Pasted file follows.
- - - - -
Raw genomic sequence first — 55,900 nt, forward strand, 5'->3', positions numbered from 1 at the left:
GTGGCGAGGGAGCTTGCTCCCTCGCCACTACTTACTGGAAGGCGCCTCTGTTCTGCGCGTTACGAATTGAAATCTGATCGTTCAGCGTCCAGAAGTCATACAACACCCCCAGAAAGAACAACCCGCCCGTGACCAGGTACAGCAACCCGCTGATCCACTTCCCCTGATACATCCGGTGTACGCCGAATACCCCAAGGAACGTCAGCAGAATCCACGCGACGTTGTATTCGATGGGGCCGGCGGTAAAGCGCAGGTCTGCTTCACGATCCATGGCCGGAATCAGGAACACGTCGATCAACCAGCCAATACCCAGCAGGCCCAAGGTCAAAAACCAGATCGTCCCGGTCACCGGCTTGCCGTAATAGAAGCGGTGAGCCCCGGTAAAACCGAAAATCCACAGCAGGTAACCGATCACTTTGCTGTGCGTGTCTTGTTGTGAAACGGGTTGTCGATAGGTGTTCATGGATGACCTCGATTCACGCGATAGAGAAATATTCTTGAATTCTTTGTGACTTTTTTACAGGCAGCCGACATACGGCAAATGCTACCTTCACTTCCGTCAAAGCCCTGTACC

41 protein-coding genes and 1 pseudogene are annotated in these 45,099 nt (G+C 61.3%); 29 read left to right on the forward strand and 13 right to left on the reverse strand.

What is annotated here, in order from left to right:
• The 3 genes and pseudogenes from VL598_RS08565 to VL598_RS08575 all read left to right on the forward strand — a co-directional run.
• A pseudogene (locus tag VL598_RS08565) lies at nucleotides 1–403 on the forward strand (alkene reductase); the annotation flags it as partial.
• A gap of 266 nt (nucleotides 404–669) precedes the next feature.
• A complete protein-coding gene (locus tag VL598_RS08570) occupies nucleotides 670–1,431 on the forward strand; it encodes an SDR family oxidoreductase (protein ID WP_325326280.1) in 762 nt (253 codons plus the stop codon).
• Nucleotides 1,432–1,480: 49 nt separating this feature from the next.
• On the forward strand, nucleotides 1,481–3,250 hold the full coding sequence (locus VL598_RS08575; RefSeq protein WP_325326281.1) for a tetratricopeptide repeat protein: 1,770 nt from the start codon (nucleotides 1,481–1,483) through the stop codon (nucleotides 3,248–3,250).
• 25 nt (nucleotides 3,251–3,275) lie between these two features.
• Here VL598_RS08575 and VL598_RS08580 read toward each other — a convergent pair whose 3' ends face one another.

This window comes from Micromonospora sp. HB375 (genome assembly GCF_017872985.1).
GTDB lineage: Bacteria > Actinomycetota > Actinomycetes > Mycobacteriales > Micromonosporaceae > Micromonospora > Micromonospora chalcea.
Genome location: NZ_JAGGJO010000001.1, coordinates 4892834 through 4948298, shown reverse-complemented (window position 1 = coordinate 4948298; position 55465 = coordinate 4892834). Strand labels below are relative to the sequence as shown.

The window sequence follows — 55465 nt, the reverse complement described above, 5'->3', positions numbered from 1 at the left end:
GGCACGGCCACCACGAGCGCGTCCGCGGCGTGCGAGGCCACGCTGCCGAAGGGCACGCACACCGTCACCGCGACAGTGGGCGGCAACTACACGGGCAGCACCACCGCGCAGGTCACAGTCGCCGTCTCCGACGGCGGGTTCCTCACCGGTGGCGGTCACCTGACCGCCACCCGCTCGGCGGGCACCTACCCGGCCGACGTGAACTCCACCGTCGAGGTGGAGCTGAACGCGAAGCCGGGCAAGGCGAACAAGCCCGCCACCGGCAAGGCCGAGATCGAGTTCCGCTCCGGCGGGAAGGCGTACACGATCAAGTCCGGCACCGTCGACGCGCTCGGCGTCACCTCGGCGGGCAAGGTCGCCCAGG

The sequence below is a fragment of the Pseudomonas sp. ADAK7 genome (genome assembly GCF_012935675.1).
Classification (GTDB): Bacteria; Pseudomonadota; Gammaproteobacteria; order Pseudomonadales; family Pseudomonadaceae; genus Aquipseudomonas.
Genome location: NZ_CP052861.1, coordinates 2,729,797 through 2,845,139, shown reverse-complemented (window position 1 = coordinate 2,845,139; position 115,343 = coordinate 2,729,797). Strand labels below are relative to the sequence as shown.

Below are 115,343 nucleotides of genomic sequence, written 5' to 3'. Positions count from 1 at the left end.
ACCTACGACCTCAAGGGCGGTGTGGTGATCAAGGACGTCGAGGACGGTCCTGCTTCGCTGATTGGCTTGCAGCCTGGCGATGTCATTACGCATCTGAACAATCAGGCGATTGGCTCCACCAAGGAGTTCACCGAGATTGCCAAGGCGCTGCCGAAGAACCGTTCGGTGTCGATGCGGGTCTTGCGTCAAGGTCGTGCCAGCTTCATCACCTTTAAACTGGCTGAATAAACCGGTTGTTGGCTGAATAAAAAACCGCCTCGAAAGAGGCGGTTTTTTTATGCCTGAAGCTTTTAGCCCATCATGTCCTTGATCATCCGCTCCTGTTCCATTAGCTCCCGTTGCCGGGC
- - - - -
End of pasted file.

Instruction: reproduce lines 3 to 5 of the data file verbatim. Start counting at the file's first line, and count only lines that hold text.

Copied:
41 protein-coding genes and 1 pseudogene are annotated in these 45,099 nt (G+C 61.3%); 29 read left to right on the forward strand and 13 right to left on the reverse strand.

What is annotated here, in order from left to right:
• The 3 genes and pseudogenes from VL598_RS08565 to VL598_RS08575 all read left to right on the forward strand — a co-directional run.